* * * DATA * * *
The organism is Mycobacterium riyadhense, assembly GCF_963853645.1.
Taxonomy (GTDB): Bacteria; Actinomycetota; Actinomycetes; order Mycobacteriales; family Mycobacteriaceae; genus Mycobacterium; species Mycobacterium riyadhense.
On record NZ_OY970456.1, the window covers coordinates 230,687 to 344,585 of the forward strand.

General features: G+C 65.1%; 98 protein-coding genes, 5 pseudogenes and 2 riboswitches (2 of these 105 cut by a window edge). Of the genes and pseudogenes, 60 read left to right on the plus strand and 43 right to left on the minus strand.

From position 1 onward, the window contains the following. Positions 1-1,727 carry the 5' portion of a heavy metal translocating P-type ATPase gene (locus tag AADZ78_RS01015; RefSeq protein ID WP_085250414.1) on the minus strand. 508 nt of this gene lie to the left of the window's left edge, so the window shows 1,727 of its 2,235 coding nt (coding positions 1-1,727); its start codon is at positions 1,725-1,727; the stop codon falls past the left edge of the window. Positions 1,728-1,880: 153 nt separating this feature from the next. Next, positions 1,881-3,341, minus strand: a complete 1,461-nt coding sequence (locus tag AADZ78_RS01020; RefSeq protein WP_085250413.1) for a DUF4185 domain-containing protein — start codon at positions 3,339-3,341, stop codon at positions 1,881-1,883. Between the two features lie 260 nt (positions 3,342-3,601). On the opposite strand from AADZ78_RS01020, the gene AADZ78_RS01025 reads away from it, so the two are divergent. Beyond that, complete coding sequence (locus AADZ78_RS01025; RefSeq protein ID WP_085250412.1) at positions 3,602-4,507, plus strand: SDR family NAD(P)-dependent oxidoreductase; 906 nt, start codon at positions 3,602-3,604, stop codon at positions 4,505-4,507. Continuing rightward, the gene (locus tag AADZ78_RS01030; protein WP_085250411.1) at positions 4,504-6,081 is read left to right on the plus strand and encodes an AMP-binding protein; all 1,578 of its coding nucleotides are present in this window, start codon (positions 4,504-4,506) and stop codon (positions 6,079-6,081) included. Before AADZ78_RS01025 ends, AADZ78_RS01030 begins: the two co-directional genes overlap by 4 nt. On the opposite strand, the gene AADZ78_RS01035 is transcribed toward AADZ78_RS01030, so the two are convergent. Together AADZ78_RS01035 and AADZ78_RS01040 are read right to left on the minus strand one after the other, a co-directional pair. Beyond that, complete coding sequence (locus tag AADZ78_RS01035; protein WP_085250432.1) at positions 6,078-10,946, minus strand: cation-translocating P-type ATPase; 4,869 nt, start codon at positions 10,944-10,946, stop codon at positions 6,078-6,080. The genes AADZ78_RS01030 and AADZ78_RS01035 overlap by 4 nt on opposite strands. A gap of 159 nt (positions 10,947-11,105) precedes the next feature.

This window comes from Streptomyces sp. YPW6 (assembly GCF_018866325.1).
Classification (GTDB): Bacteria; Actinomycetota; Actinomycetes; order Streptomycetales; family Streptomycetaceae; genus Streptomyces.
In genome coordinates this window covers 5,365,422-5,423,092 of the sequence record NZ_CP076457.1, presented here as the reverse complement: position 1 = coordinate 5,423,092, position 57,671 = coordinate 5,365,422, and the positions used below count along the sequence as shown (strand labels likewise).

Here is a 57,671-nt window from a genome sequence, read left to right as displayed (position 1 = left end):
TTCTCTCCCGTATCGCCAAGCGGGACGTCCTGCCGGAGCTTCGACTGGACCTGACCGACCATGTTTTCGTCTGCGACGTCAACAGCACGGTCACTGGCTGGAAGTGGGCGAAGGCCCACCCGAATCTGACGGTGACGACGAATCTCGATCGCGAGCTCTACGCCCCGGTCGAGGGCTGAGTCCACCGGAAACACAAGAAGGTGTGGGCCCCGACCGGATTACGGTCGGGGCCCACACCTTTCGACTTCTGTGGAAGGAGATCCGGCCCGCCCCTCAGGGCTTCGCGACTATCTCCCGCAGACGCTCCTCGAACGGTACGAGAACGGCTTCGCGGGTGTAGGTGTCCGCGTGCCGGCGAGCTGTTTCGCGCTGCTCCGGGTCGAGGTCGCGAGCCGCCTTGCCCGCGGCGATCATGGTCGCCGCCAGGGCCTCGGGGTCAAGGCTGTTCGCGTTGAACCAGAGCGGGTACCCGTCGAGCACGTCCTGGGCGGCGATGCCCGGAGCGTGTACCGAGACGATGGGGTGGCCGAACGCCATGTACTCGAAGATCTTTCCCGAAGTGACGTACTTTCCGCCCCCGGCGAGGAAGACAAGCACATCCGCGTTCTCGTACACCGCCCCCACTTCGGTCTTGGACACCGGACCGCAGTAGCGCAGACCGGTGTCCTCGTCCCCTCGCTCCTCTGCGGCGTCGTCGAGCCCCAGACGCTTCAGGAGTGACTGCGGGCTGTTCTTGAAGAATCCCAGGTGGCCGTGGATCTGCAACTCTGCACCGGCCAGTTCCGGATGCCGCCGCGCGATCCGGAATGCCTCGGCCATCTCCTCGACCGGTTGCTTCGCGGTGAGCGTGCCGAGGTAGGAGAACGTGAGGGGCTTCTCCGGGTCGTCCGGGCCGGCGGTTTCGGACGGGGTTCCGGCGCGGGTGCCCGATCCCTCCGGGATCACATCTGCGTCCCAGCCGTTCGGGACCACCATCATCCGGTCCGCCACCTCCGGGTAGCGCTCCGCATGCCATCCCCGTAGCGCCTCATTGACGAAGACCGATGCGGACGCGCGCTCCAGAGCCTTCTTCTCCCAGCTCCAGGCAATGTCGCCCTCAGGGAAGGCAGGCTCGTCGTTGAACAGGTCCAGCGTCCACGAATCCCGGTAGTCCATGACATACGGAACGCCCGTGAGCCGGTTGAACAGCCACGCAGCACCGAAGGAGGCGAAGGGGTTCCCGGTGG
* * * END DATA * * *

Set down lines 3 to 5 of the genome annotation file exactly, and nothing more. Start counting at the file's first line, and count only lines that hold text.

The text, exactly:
On record NZ_OY970456.1, the window covers coordinates 230,687 to 344,585 of the forward strand.

General features: G+C 65.1%; 98 protein-coding genes, 5 pseudogenes and 2 riboswitches (2 of these 105 cut by a window edge). Of the genes and pseudogenes, 60 read left to right on the plus strand and 43 right to left on the minus strand.

From position 1 onward, the window contains the following. Positions 1-1,727 carry the 5' portion of a heavy metal translocating P-type ATPase gene (locus tag AADZ78_RS01015; RefSeq protein ID WP_085250414.1) on the minus strand. 508 nt of this gene lie to the left of the window's left edge, so the window shows 1,727 of its 2,235 coding nt (coding positions 1-1,727); its start codon is at positions 1,725-1,727; the stop codon falls past the left edge of the window. Positions 1,728-1,880: 153 nt separating this feature from the next. Next, positions 1,881-3,341, minus strand: a complete 1,461-nt coding sequence (locus tag AADZ78_RS01020; RefSeq protein WP_085250413.1) for a DUF4185 domain-containing protein — start codon at positions 3,339-3,341, stop codon at positions 1,881-1,883. Between the two features lie 260 nt (positions 3,342-3,601). On the opposite strand from AADZ78_RS01020, the gene AADZ78_RS01025 reads away from it, so the two are divergent. Beyond that, complete coding sequence (locus AADZ78_RS01025; RefSeq protein ID WP_085250412.1) at positions 3,602-4,507, plus strand: SDR family NAD(P)-dependent oxidoreductase; 906 nt, start codon at positions 3,602-3,604, stop codon at positions 4,505-4,507. Continuing rightward, the gene (locus tag AADZ78_RS01030; protein WP_085250411.1) at positions 4,504-6,081 is read left to right on the plus strand and encodes an AMP-binding protein; all 1,578 of its coding nucleotides are present in this window, start codon (positions 4,504-4,506) and stop codon (positions 6,079-6,081) included. Before AADZ78_RS01025 ends, AADZ78_RS01030 begins: the two co-directional genes overlap by 4 nt. On the opposite strand, the gene AADZ78_RS01035 is transcribed toward AADZ78_RS01030, so the two are convergent. Together AADZ78_RS01035 and AADZ78_RS01040 are read right to left on the minus strand one after the other, a co-directional pair. Beyond that, complete coding sequence (locus tag AADZ78_RS01035; protein WP_085250432.1) at positions 6,078-10,946, minus strand: cation-translocating P-type ATPase; 4,869 nt, start codon at positions 10,944-10,946, stop codon at positions 6,078-6,080. The genes AADZ78_RS01030 and AADZ78_RS01035 overlap by 4 nt on opposite strands. A gap of 159 nt (positions 10,947-11,105) precedes the next feature.